The United States is aggressively pushing its oil on customers around the world after sanctioning Iran and Venezuela in what is seen by many observers as an energy war in the wider context of its trade war.
However, many traditional oil buyers are used to certain grades and their refineries are configured to process a large percentage of heavy, high sulfur crude in order to produce large quantities of gasoline, and low amounts of heavy fuel oil.
Such consumers have often invested in more complex refinery configurations which allow them to use cheaper feedstock and have a higher processing capability.
Vice-president of India’s Nayara Energy Ltd Ashutosh S Deshpande says complex refineries are having a hard time as supplies of heavy and sour crude are tightening because of the US sanctions.
“Iran and Venezuela have taken 3.5 million barrels per day out of the market,” he said during a panel session at the Asia Pacific Petroleum Conference (APPEC) in Singapore, referring to the impact of the restrictions.
“The market for sour grades and heavies has become more tight,” Reuters quoted him as saying.
Nayara Energy, formerly Essar Oil and now part-owned by a consortium led by Russian oil major Rosneft, operates a 400,000 barrels per day (bpd) refinery at Vadinar in India’s west coast.
The US administration has pledged to bring Iran’s oil exports down to zero under its draconian sanctions imposed on May 2.
In order to assuage market nerves, US officials have tried to make importers believe that there would be no shortage of crude. Deshpande said heavy and sour crude supplies had been expected to increase, “but that hasn’t happened”.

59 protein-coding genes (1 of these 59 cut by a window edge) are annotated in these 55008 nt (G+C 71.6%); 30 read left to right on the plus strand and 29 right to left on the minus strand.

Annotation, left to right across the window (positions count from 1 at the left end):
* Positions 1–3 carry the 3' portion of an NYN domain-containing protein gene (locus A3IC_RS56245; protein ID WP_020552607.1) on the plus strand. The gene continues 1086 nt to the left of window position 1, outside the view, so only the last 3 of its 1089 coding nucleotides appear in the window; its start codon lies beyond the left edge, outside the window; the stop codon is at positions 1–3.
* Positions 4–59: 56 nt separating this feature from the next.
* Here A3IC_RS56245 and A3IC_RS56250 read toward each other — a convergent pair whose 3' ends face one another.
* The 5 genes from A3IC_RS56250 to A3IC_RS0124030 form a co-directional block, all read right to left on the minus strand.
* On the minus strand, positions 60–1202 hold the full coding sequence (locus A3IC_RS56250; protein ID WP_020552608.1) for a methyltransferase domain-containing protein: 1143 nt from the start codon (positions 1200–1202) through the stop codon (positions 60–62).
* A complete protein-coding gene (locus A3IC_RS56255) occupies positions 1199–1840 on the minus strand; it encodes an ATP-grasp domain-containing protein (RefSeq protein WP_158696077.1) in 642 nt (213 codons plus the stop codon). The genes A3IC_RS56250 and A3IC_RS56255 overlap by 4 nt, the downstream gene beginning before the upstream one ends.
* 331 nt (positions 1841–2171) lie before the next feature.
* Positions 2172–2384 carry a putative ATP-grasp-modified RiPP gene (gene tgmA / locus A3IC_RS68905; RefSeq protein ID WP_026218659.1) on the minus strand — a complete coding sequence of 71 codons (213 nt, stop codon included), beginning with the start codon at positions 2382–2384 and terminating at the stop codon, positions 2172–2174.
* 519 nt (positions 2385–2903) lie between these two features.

Last month, India’s ambassador to the US said American sanctions on Iran were hurting his country which was finding it hard to replace Iranian oil imports.
India finding it hard to replace Iranian oil: EnvoyIndia’s ambassador to the US says American sanctions on Iran are hurting his country which is finding it hard to replace Iranian oil imports.
“It has been a challenge to find alternative sources of oil at the same price and quality, and it has affected the bottom line in India,” Ambassador Harsh Vardhan Shringla told Russia’s Sputnik news agency.
According to Indian media, New Delhi has told US authorities that it was impossible to make immediate arrangements for 23.5 million tonnes of oil – the amount supplied by Iran every year – from alternative sources.
Indian refiners stopped crude oil imports from Iran on May 2 when US sanctions on the Iranian oil sector kicked in. India was Iran’s second largest oil customer, importing 457,000 barrels of oil a day before the US withdrew from a landmark nuclear deal with Tehran in May 2018.
On Monday, Iran’s Ambassador to India Ali Chegini urged New Delhi to take advantage of the opportunities presented in the Iranian oil and gas sector.
“If India wants energy security, it should look at a stable source like Iran because of its resources, a strong government-to-government relationship, and the friendship between the two countries,” he told the Indian Association of Foreign Affairs Correspondents in New Delhi.